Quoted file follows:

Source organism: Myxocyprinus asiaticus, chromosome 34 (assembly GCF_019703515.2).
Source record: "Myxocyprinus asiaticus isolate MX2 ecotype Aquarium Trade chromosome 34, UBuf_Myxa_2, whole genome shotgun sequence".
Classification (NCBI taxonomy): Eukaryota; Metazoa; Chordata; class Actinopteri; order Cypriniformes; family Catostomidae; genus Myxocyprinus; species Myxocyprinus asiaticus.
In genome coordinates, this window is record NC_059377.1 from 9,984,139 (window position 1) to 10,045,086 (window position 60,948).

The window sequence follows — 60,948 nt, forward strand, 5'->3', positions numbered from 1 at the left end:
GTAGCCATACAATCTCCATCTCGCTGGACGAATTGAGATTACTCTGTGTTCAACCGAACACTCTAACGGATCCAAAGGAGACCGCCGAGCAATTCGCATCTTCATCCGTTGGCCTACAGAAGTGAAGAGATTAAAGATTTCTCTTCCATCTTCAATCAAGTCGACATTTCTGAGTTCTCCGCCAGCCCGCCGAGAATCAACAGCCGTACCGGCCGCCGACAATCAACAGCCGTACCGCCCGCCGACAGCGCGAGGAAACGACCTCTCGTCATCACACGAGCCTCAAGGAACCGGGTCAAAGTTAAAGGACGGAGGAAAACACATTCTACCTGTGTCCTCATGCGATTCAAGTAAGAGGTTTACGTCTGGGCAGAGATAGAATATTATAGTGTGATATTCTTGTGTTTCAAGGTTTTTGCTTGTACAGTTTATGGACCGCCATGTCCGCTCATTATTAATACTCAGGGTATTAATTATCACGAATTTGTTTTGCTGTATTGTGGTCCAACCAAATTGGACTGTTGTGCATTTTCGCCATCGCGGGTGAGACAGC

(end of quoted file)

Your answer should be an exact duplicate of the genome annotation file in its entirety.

Source organism: Myxocyprinus asiaticus, chromosome 34 (assembly GCF_019703515.2).
Source record: "Myxocyprinus asiaticus isolate MX2 ecotype Aquarium Trade chromosome 34, UBuf_Myxa_2, whole genome shotgun sequence".
Classification (NCBI taxonomy): Eukaryota; Metazoa; Chordata; class Actinopteri; order Cypriniformes; family Catostomidae; genus Myxocyprinus; species Myxocyprinus asiaticus.
In genome coordinates, this window is record NC_059377.1 from 9,984,139 (window position 1) to 10,045,086 (window position 60,948).

The window sequence follows — 60,948 nt, forward strand, 5'->3', positions numbered from 1 at the left end:
GTAGCCATACAATCTCCATCTCGCTGGACGAATTGAGATTACTCTGTGTTCAACCGAACACTCTAACGGATCCAAAGGAGACCGCCGAGCAATTCGCATCTTCATCCGTTGGCCTACAGAAGTGAAGAGATTAAAGATTTCTCTTCCATCTTCAATCAAGTCGACATTTCTGAGTTCTCCGCCAGCCCGCCGAGAATCAACAGCCGTACCGGCCGCCGACAATCAACAGCCGTACCGCCCGCCGACAGCGCGAGGAAACGACCTCTCGTCATCACACGAGCCTCAAGGAACCGGGTCAAAGTTAAAGGACGGAGGAAAACACATTCTACCTGTGTCCTCATGCGATTCAAGTAAGAGGTTTACGTCTGGGCAGAGATAGAATATTATAGTGTGATATTCTTGTGTTTCAAGGTTTTTGCTTGTACAGTTTATGGACCGCCATGTCCGCTCATTATTAATACTCAGGGTATTAATTATCACGAATTTGTTTTGCTGTATTGTGGTCCAACCAAATTGGACTGTTGTGCATTTTCGCCATCGCGGGTGAGACAGC